damage to human health from pesticides and artificial fertilizers more
than outweighs any benefit from cheaper low-nutrient fruits and
vegetables.


By high-yield farming, I meant, really, anything that increases the
yield of produce. I suppose you could see it as 'what the other 96% of
farmers do.' These farmers have, as a primary incentive, the
production of huge amounts of fruit and veg for as little cost as
possible. The argument is, by producing cheaply, market forces drive
down prices to consumers, encouraging consumption.

Of course, this will be affected by government subsidies. If our
governments pay people not to produce at top intensity, the market
forces shift.

Can you tell me your sources for believing that artificial pesticides
cause health problems? Specifically, what problems, how severe are
they, and who is at risk?

florafloraflora
Posts: 219
Joined: Tue Jan 16, 2007 7:03 pm
Location: Washington, DC USA

Post by florafloraflora » Tue May 15, 2007 7:41 pm

Steve, I appreciate what you're trying to do but I'm not going to cite sources. The problem with debates like this is that you can always find a quote from someplace official-sounding like the Institute for Human Nutrition, the Center for Technological Advancement, or "scientists in Italy", to support just about any position, and I don't want to get mired in nitpicking about statistics. So I'll just say that about yields from organic vs. conventional farming, and the negative health effects of pesticides, I've heard about them from different sources I find trustworthy. Plus, on pesticides, I have my own natural skepticism of any chemical that hasn't been thoroughly tested, over decades and lifetimes, and found to be safe. That goes for pharmaceuticals that are approved for human use, too.

I think we're not very far apart on the issue of GM crops, although I can think of a lot of other solutions I'd look to first for the world's food problems.

For the issue I can respond to off the top of my head: organic farming doesn't mean that fertilizers aren't allowed, it just means using organic sources of fertilizer (manure, fish emulsion, composted plant wastes, etc.) rather than synthetic/petroleum-based ones. These food sources provide a fuller spectrum of micronutrients than the synthetic fertilizers, which consist of no more than a few different chemical compounds (as opposed to hundreds in organic sources) formulated with an eye to N-P-K balance but nothing else. Same for pesticides: organic farmers fight pests too, but they're more likely to deploy insects or bacteria that prey specifically on the targeted pests than to use toxic chemicals. The result, with organic agriculture, is food that contains more helpful micronutrients and fewer toxic residues.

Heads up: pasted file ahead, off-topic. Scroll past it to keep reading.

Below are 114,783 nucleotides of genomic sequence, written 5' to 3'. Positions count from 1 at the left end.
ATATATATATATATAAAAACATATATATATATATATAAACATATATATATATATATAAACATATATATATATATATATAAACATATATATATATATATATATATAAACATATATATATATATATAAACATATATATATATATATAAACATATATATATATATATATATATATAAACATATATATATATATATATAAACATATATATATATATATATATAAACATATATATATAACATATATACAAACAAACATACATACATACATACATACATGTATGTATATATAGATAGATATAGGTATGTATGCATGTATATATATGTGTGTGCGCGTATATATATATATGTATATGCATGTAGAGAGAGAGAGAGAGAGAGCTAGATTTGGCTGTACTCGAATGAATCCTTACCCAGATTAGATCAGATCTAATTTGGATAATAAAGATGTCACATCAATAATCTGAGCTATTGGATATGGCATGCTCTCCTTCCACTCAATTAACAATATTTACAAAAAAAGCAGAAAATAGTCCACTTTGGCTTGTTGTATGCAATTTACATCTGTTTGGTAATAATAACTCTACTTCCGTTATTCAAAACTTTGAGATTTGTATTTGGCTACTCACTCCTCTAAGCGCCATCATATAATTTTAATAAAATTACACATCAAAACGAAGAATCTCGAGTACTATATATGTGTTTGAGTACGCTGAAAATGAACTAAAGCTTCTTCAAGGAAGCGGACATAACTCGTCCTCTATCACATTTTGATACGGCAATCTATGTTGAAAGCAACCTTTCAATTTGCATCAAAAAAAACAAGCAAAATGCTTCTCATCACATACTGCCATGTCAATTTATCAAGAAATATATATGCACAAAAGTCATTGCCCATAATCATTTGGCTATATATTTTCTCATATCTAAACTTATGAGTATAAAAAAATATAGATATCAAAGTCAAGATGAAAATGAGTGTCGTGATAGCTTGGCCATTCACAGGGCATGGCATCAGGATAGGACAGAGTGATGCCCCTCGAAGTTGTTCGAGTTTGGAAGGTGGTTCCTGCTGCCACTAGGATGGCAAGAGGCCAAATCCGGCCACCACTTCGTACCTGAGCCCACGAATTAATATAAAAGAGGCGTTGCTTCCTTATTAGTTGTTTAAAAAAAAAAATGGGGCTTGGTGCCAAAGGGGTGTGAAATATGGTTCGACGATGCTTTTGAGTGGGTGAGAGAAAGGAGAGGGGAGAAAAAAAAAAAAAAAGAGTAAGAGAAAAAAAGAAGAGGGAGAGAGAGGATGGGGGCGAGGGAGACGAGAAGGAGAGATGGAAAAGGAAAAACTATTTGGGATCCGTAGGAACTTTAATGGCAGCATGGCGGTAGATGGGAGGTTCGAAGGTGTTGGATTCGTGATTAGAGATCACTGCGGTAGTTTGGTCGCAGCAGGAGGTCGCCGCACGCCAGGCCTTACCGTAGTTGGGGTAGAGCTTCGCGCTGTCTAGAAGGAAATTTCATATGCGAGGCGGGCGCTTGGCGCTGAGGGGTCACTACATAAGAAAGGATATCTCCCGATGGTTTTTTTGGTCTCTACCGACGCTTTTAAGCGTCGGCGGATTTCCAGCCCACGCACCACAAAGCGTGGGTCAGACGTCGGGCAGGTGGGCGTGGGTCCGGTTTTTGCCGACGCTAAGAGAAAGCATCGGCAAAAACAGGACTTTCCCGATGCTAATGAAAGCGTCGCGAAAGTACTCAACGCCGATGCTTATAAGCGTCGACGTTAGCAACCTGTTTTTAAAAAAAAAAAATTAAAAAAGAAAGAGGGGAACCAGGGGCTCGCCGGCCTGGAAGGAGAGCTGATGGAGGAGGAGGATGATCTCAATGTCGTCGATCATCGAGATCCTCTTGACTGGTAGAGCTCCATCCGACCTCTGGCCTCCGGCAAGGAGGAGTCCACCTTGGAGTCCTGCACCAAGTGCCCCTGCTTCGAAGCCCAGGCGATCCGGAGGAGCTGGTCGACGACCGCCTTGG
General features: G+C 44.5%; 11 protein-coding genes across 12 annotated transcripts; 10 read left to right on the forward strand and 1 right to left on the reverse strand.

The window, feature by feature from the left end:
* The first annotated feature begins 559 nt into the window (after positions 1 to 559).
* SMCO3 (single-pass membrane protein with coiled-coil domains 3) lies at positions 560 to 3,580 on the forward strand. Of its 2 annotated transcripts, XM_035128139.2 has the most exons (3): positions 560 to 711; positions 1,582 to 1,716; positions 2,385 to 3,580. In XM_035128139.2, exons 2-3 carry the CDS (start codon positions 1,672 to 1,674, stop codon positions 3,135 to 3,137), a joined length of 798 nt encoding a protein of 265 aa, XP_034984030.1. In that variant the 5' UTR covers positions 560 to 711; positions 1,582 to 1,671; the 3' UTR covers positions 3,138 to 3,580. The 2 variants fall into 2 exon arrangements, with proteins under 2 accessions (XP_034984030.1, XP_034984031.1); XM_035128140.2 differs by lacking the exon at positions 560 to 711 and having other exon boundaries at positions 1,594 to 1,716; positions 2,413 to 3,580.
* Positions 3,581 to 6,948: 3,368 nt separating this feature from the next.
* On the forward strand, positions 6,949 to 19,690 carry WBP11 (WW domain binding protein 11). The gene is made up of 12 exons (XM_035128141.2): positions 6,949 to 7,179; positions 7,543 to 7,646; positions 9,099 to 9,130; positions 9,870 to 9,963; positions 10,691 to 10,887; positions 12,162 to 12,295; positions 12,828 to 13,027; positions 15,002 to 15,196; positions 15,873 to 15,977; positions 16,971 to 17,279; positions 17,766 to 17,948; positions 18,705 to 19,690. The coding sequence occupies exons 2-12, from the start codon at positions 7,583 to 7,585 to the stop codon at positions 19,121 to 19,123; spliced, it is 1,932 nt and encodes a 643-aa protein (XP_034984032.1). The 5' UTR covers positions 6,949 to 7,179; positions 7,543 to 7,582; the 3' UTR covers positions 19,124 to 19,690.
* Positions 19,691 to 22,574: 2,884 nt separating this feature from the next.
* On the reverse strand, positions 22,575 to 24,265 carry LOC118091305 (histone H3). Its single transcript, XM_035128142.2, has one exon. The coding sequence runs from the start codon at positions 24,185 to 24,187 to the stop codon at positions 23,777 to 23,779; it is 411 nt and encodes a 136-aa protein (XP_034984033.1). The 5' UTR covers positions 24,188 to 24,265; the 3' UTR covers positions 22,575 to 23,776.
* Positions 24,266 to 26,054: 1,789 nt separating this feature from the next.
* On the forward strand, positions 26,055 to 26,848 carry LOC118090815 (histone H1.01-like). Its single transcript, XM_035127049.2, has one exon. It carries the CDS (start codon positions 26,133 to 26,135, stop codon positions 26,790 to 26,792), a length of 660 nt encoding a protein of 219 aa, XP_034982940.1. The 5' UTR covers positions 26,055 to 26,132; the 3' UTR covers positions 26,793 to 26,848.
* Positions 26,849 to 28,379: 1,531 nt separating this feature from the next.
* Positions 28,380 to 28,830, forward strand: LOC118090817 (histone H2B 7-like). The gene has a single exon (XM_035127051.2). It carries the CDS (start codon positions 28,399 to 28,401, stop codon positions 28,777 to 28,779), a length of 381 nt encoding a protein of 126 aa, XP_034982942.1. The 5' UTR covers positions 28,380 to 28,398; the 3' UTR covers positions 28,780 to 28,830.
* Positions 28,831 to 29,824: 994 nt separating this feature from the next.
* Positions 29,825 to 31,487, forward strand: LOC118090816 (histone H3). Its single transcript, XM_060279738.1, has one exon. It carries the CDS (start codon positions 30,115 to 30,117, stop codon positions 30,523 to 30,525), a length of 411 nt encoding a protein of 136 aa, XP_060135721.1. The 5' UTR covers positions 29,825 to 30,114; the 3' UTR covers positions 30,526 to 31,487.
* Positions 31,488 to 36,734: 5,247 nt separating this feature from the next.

Having said all that about sources, now I'm going to point to Zoolina's post in this thread: http://everydaysystems.com/bb/viewtopic.php?t=2005, which summarizes a study that found higher levels of nutrients in organically-grown food.

User avatar
paulrone
Posts: 112
Joined: Thu Apr 26, 2007 6:42 pm
Location: Missouri

Post by paulrone » Tue May 15, 2007 9:57 pm

I don't know how many of you read the comic, "Nonsequitor", but a character named Danae once said that no one can argue with you if you start your statement with "they say." After all, who are "they" and how can you prove "they' didn't actually say it? (i.e. "They say you hate babies, puppy dogs and the color blue. Is that true, Senator?") See? You just can't argue with that sort of logic.
So, if you don't want to cite sources, just type "they say" first, and you're in the clear!
-Sometimes Fundamentalist and self-appointed King of the S-day Moderates
"As it is (sometimes) written, so let it (sometimes) be done."

joasia
Posts: 1101
Joined: Tue Aug 22, 2006 3:22 pm
Location: California

Post by joasia » Wed May 16, 2007 12:24 am

I think it is common sense that something sprayed with chemicals will never be as good for you as organic. I try to buy organic when I can. Than being said, I think the biggest issue is eating too much. I need to tackle that problem first.
The destiny of nations depends on the manner in which they feed themselves. Jean-Anthelme Brillat-Savarin

joasia
Posts: 1101
Joined: Tue Aug 22, 2006 3:22 pm
Location: California